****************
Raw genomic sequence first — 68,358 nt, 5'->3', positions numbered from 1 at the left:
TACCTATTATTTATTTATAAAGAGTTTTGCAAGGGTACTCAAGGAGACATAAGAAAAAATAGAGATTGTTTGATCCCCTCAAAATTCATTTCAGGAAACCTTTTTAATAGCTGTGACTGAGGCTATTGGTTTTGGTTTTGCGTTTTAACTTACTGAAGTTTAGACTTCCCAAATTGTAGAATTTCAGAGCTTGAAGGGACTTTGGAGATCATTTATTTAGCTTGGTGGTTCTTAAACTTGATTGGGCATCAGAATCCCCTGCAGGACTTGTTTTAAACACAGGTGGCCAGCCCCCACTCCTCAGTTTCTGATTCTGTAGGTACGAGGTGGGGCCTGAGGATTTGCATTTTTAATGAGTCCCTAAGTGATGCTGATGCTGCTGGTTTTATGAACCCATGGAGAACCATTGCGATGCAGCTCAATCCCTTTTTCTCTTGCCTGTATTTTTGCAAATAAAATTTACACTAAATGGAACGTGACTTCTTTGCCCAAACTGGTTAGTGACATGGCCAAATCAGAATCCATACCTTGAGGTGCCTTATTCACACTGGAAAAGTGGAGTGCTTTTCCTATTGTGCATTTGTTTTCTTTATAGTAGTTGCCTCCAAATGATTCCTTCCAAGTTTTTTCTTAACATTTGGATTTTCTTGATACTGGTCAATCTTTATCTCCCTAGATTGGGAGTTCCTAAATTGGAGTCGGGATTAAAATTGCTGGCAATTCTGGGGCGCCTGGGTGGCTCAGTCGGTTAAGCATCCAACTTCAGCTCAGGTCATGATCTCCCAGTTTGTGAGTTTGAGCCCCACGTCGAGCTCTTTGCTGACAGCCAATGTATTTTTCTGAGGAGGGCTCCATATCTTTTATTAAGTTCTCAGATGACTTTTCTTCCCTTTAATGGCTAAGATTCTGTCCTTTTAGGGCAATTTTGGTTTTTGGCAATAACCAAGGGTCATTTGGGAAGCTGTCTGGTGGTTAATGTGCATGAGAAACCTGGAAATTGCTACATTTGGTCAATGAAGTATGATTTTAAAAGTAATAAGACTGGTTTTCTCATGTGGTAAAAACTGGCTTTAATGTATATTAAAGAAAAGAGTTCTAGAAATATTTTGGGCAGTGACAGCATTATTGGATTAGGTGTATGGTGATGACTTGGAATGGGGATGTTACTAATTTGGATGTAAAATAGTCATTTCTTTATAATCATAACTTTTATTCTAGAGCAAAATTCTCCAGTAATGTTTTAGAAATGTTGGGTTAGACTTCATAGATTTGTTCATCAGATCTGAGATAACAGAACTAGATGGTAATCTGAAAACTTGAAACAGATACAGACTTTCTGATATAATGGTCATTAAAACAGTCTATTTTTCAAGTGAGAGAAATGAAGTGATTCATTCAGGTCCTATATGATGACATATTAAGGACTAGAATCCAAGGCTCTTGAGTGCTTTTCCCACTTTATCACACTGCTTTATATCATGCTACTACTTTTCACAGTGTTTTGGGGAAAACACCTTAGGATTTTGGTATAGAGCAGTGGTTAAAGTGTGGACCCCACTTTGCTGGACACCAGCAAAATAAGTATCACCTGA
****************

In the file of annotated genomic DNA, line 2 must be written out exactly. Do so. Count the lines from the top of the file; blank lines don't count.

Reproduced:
TACCTATTATTTATTTATAAAGAGTTTTGCAAGGGTACTCAAGGAGACATAAGAAAAAATAGAGATTGTTTGATCCCCTCAAAATTCATTTCAGGAAACCTTTTTAATAGCTGTGACTGAGGCTATTGGTTTTGGTTTTGCGTTTTAACTTACTGAAGTTTAGACTTCCCAAATTGTAGAATTTCAGAGCTTGAAGGGACTTTGGAGATCATTTATTTAGCTTGGTGGTTCTTAAACTTGATTGGGCATCAGAATCCCCTGCAGGACTTGTTTTAAACACAGGTGGCCAGCCCCCACTCCTCAGTTTCTGATTCTGTAGGTACGAGGTGGGGCCTGAGGATTTGCATTTTTAATGAGTCCCTAAGTGATGCTGATGCTGCTGGTTTTATGAACCCATGGAGAACCATTGCGATGCAGCTCAATCCCTTTTTCTCTTGCCTGTATTTTTGCAAATAAAATTTACACTAAATGGAACGTGACTTCTTTGCCCAAACTGGTTAGTGACATGGCCAAATCAGAATCCATACCTTGAGGTGCCTTATTCACACTGGAAAAGTGGAGTGCTTTTCCTATTGTGCATTTGTTTTCTTTATAGTAGTTGCCTCCAAATGATTCCTTCCAAGTTTTTTCTTAACATTTGGATTTTCTTGATACTGGTCAATCTTTATCTCCCTAGATTGGGAGTTCCTAAATTGGAGTCGGGATTAAAATTGCTGGCAATTCTGGGGCGCCTGGGTGGCTCAGTCGGTTAAGCATCCAACTTCAGCTCAGGTCATGATCTCCCAGTTTGTGAGTTTGAGCCCCACGTCGAGCTCTTTGCTGACAGCCAATGTATTTTTCTGAGGAGGGCTCCATATCTTTTATTAAGTTCTCAGATGACTTTTCTTCCCTTTAATGGCTAAGATTCTGTCCTTTTAGGGCAATTTTGGTTTTTGGCAATAACCAAGGGTCATTTGGGAAGCTGTCTGGTGGTTAATGTGCATGAGAAACCTGGAAATTGCTACATTTGGTCAATGAAGTATGATTTTAAAAGTAATAAGACTGGTTTTCTCATGTGGTAAAAACTGGCTTTAATGTATATTAAAGAAAAGAGTTCTAGAAATATTTTGGGCAGTGACAGCATTATTGGATTAGGTGTATGGTGATGACTTGGAATGGGGATGTTACTAATTTGGATGTAAAATAGTCATTTCTTTATAATCATAACTTTTATTCTAGAGCAAAATTCTCCAGTAATGTTTTAGAAATGTTGGGTTAGACTTCATAGATTTGTTCATCAGATCTGAGATAACAGAACTAGATGGTAATCTGAAAACTTGAAACAGATACAGACTTTCTGATATAATGGTCATTAAAACAGTCTATTTTTCAAGTGAGAGAAATGAAGTGATTCATTCAGGTCCTATATGATGACATATTAAGGACTAGAATCCAAGGCTCTTGAGTGCTTTTCCCACTTTATCACACTGCTTTATATCATGCTACTACTTTTCACAGTGTTTTGGGGAAAACACCTTAGGATTTTGGTATAGAGCAGTGGTTAAAGTGTGGACCCCACTTTGCTGGACACCAGCAAAATAAGTATCACCTGA